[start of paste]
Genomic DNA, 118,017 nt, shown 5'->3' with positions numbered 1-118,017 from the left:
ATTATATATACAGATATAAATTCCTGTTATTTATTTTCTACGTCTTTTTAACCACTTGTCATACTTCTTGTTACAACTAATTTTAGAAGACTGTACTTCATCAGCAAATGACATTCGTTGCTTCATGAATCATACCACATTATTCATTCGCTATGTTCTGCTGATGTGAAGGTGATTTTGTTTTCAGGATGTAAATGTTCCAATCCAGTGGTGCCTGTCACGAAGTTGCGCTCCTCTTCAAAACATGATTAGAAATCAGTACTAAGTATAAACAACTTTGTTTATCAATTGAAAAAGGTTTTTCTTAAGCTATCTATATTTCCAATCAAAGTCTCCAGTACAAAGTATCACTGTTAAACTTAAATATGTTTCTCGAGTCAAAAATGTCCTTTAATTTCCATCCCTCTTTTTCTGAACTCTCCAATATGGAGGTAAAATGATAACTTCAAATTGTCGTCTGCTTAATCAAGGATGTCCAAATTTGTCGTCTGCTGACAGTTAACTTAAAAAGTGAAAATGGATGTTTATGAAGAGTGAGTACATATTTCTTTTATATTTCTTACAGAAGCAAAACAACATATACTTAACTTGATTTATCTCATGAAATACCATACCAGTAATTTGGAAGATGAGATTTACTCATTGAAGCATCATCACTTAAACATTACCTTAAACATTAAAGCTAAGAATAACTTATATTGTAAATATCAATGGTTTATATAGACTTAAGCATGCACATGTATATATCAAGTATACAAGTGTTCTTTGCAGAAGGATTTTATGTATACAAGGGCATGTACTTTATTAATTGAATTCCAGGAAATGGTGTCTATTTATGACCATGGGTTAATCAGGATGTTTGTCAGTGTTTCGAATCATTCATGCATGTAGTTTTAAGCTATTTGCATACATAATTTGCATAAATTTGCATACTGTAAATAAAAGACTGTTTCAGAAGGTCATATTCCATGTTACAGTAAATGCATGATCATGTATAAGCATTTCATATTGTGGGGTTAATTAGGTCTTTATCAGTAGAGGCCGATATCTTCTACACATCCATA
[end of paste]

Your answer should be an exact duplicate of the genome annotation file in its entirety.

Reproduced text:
Genomic DNA, 118,017 nt, shown 5'->3' with positions numbered 1-118,017 from the left:
ATTATATATACAGATATAAATTCCTGTTATTTATTTTCTACGTCTTTTTAACCACTTGTCATACTTCTTGTTACAACTAATTTTAGAAGACTGTACTTCATCAGCAAATGACATTCGTTGCTTCATGAATCATACCACATTATTCATTCGCTATGTTCTGCTGATGTGAAGGTGATTTTGTTTTCAGGATGTAAATGTTCCAATCCAGTGGTGCCTGTCACGAAGTTGCGCTCCTCTTCAAAACATGATTAGAAATCAGTACTAAGTATAAACAACTTTGTTTATCAATTGAAAAAGGTTTTTCTTAAGCTATCTATATTTCCAATCAAAGTCTCCAGTACAAAGTATCACTGTTAAACTTAAATATGTTTCTCGAGTCAAAAATGTCCTTTAATTTCCATCCCTCTTTTTCTGAACTCTCCAATATGGAGGTAAAATGATAACTTCAAATTGTCGTCTGCTTAATCAAGGATGTCCAAATTTGTCGTCTGCTGACAGTTAACTTAAAAAGTGAAAATGGATGTTTATGAAGAGTGAGTACATATTTCTTTTATATTTCTTACAGAAGCAAAACAACATATACTTAACTTGATTTATCTCATGAAATACCATACCAGTAATTTGGAAGATGAGATTTACTCATTGAAGCATCATCACTTAAACATTACCTTAAACATTAAAGCTAAGAATAACTTATATTGTAAATATCAATGGTTTATATAGACTTAAGCATGCACATGTATATATCAAGTATACAAGTGTTCTTTGCAGAAGGATTTTATGTATACAAGGGCATGTACTTTATTAATTGAATTCCAGGAAATGGTGTCTATTTATGACCATGGGTTAATCAGGATGTTTGTCAGTGTTTCGAATCATTCATGCATGTAGTTTTAAGCTATTTGCATACATAATTTGCATAAATTTGCATACTGTAAATAAAAGACTGTTTCAGAAGGTCATATTCCATGTTACAGTAAATGCATGATCATGTATAAGCATTTCATATTGTGGGGTTAATTAGGTCTTTATCAGTAGAGGCCGATATCTTCTACACATCCATA